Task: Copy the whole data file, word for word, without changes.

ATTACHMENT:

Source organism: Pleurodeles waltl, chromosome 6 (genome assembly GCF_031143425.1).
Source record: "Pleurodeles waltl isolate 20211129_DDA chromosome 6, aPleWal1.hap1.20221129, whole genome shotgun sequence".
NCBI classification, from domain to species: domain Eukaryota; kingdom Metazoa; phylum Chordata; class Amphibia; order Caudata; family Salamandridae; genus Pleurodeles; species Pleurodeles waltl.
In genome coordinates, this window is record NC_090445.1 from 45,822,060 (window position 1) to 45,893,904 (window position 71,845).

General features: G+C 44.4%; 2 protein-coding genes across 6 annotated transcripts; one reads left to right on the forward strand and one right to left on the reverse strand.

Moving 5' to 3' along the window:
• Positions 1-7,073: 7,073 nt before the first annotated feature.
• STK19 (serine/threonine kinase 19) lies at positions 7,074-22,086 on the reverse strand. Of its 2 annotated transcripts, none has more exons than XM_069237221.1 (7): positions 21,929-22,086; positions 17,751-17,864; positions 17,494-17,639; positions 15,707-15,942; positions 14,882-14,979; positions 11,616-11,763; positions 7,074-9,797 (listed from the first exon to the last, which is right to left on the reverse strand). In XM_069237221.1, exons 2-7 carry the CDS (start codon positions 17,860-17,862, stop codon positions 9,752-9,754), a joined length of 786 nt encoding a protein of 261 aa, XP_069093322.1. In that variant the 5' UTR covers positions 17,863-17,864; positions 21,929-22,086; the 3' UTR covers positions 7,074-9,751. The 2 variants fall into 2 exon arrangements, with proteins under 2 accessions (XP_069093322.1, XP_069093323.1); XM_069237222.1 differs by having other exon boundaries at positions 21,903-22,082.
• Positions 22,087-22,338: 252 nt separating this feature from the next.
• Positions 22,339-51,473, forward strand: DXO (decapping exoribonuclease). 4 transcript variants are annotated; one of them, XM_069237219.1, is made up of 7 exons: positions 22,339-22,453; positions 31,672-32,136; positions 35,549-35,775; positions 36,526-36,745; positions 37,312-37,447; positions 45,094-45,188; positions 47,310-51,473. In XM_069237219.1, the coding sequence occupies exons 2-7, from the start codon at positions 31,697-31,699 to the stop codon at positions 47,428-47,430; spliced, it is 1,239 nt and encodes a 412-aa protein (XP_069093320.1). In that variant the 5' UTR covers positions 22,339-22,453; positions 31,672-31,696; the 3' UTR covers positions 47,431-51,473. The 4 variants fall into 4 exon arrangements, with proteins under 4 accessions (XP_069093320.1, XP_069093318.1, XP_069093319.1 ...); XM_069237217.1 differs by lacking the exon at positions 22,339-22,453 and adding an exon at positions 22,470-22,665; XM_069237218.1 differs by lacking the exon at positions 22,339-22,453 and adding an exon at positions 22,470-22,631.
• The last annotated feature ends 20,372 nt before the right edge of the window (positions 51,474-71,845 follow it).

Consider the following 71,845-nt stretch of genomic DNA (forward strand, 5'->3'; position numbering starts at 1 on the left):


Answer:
Source organism: Pleurodeles waltl, chromosome 6 (genome assembly GCF_031143425.1).
Source record: "Pleurodeles waltl isolate 20211129_DDA chromosome 6, aPleWal1.hap1.20221129, whole genome shotgun sequence".
NCBI classification, from domain to species: domain Eukaryota; kingdom Metazoa; phylum Chordata; class Amphibia; order Caudata; family Salamandridae; genus Pleurodeles; species Pleurodeles waltl.
In genome coordinates, this window is record NC_090445.1 from 45,822,060 (window position 1) to 45,893,904 (window position 71,845).

General features: G+C 44.4%; 2 protein-coding genes across 6 annotated transcripts; one reads left to right on the forward strand and one right to left on the reverse strand.

Moving 5' to 3' along the window:
• Positions 1-7,073: 7,073 nt before the first annotated feature.
• STK19 (serine/threonine kinase 19) lies at positions 7,074-22,086 on the reverse strand. Of its 2 annotated transcripts, none has more exons than XM_069237221.1 (7): positions 21,929-22,086; positions 17,751-17,864; positions 17,494-17,639; positions 15,707-15,942; positions 14,882-14,979; positions 11,616-11,763; positions 7,074-9,797 (listed from the first exon to the last, which is right to left on the reverse strand). In XM_069237221.1, exons 2-7 carry the CDS (start codon positions 17,860-17,862, stop codon positions 9,752-9,754), a joined length of 786 nt encoding a protein of 261 aa, XP_069093322.1. In that variant the 5' UTR covers positions 17,863-17,864; positions 21,929-22,086; the 3' UTR covers positions 7,074-9,751. The 2 variants fall into 2 exon arrangements, with proteins under 2 accessions (XP_069093322.1, XP_069093323.1); XM_069237222.1 differs by having other exon boundaries at positions 21,903-22,082.
• Positions 22,087-22,338: 252 nt separating this feature from the next.
• Positions 22,339-51,473, forward strand: DXO (decapping exoribonuclease). 4 transcript variants are annotated; one of them, XM_069237219.1, is made up of 7 exons: positions 22,339-22,453; positions 31,672-32,136; positions 35,549-35,775; positions 36,526-36,745; positions 37,312-37,447; positions 45,094-45,188; positions 47,310-51,473. In XM_069237219.1, the coding sequence occupies exons 2-7, from the start codon at positions 31,697-31,699 to the stop codon at positions 47,428-47,430; spliced, it is 1,239 nt and encodes a 412-aa protein (XP_069093320.1). In that variant the 5' UTR covers positions 22,339-22,453; positions 31,672-31,696; the 3' UTR covers positions 47,431-51,473. The 4 variants fall into 4 exon arrangements, with proteins under 4 accessions (XP_069093320.1, XP_069093318.1, XP_069093319.1 ...); XM_069237217.1 differs by lacking the exon at positions 22,339-22,453 and adding an exon at positions 22,470-22,665; XM_069237218.1 differs by lacking the exon at positions 22,339-22,453 and adding an exon at positions 22,470-22,631.
• The last annotated feature ends 20,372 nt before the right edge of the window (positions 51,474-71,845 follow it).

Consider the following 71,845-nt stretch of genomic DNA (forward strand, 5'->3'; position numbering starts at 1 on the left):